Blow for homeowners as BoI to hike mortgage rate
BANK of Ireland will today reveal that it is increasing mortgage rates for thousands of hard-pressed homeowners.
The move comes despite the European Central Bank (ECB) leaving its rates unchanged yesterday -- for the 11th month in a row.
Homeowners who are vulnerable to rising mortgage rates are now being warned that they have seven days to act.
Experts are advising new buyers -- as well as those who are coming off a fixed rate or are on a standard-variable rate -- that they should lock in now.
Bank of Ireland (BoI) and its subsidiary, ICS -- which between them have one in four mortgages in the country -- are to announce that they are increasing their standard-variable rates for existing customers by 0.5pc. They are also raising fixed rates by up to 0.7pc for existing customers who want to fix, the Irish Independent has learned.
The change in the standard-variable rates will add €80 a month to the repayments of someone on a €300,000 mortgage as the standard-variable rate goes from 2.6pc to 3.1pc.
Over the course of a year, the higher cost will amount to almost €1,000. The new rates will take effect from next Friday, April 16.
Existing customers of ICS Building Society who want to fix for five years will now have to pay close to 5pc from the middle of April -- up from 4.25pc.
Fixing for five years will become €100 a month dearer, based on a €250,000 mortgage over 30 years.
EBS Building Society is set to follow Bank of Ireland's hike with rises within days in its standard-variable and fixed rates for both new and existing customers.
The move by BoI/ICS comes just a week-and-a-half after AIB increased its standard and fixed rates by 0.5pc. This newspaper revealed that AIB plans two further rises before the end of the year.
Permanent TSB has hiked its standard-variable rates twice since last summer, pushing them up by 1pc.
The moves by domestic banks to raise their mortgage rates for both new and existing customers -- other than those that are on trackers -- means that their rates are now coming up to the levels already charged by foreign-owned banks in the Irish market.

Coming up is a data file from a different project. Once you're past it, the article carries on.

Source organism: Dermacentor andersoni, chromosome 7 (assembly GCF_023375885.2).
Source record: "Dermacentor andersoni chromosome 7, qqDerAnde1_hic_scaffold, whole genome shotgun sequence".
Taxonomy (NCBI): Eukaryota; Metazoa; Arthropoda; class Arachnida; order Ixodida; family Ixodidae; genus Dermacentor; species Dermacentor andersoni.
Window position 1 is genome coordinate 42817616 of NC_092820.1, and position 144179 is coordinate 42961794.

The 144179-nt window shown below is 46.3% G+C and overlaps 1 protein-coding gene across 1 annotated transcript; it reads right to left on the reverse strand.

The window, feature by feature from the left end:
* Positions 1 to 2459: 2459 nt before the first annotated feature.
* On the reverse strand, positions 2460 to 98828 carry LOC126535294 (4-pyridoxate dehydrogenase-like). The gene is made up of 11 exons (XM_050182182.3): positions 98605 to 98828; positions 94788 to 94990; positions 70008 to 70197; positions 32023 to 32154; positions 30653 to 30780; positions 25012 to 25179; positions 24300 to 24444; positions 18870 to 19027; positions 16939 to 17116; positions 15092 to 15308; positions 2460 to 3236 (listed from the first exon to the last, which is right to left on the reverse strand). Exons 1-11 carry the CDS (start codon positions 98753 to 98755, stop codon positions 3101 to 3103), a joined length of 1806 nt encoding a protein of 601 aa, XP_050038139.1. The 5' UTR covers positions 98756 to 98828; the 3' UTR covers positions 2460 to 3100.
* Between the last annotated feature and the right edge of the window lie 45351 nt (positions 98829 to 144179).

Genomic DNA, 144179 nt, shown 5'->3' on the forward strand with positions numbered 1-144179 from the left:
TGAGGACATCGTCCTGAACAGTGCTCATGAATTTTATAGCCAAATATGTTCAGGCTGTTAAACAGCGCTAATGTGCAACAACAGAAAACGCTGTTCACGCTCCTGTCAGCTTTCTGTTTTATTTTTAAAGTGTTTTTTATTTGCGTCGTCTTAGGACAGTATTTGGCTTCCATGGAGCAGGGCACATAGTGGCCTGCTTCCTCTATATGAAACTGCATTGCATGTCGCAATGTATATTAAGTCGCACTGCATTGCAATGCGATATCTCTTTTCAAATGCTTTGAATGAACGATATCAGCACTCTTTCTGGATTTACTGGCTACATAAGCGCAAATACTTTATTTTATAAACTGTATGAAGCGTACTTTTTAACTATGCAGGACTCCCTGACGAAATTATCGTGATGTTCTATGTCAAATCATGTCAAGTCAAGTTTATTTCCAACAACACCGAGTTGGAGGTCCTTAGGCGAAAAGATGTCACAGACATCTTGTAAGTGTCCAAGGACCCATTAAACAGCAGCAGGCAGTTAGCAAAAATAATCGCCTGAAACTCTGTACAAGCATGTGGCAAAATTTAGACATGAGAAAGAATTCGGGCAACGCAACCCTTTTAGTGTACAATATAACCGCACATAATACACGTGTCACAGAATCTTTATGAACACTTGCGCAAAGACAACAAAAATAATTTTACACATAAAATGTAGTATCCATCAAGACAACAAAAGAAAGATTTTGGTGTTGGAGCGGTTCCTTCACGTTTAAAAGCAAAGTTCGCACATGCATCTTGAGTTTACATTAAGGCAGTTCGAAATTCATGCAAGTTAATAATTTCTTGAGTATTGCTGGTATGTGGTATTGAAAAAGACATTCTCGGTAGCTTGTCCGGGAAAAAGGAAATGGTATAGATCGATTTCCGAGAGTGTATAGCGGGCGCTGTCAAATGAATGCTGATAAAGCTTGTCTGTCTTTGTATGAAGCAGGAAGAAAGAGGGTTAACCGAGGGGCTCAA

When the ECB began cutting rates at the end of 2008, most of the foreign banks failed to pass on all the cuts on standard-variable rate mortgages.
The ECB left its key interest rate unchanged at a record low of 1pc yesterday -- the same level it has been at since last May.
Economists said there was little prospect of any rise in the ECB rate before early next year. Those on tracker mortgages will therefore escape rises, as these are linked to the ECB rate.
The BoI variable loan-to-value rate is also going up by 0.5pc. New customers of BoI will see fixed rates rise by between 0.4pc and 0.5pc.
ICS rates are to rise by more. The variable loan-to-value rate will rise by 0.6pc from April 16.
For existing ICS customers, two-year and three-year fixed rates will rise by 0.55pc, but the five-year rate will go up by 0.7pc.
Both BoI and AIB have pushed up mortgage rates for existing and new customers, despite receiving €3.5bn each from the State. AIB needs an additional €7.4bn in capital and BoI needs a further €2.7bn.
It is understood that BoI will argue today that it is paying more to customers for deposits than it is receiving for mortgages, making its current mortgage pricing unsustainable.
The bank is adamant that it is supporting first-time buyers. It has lent €2bn in mortgages in the past year, with a third of this going to new buyers.
It is understood that of the 200,000 mortgages the BoI group has, some 60,000 are on standard variable rates.
Karl Deeter of Irish Mortgage Brokers said the move would push up the monthly cost for someone who has borrowed €250,000 over 25 years by €760 per year after tax.
"This comes in a year of cuts, levies, higher tax costs and deflation," he said. "It seems their greed knows no bounds."
The chief executive of the Professional Insurance Brokers Association, Diarmuid Kelly, warned that the better-value, long-term, fixed-rate mortgages were beginning to disappear.
He said: "There is a very short window of opportunity now for those seeking security around the level of their future mortgage repayments to act fast before the rates increase further."
And he warned that the risk associated with fixing for just two to three years was that people could leave themselves exposed to a large jump in repayments within a relatively short period of years.
Mr Kelly added: "Five years or longer at a value low rate is the optimum."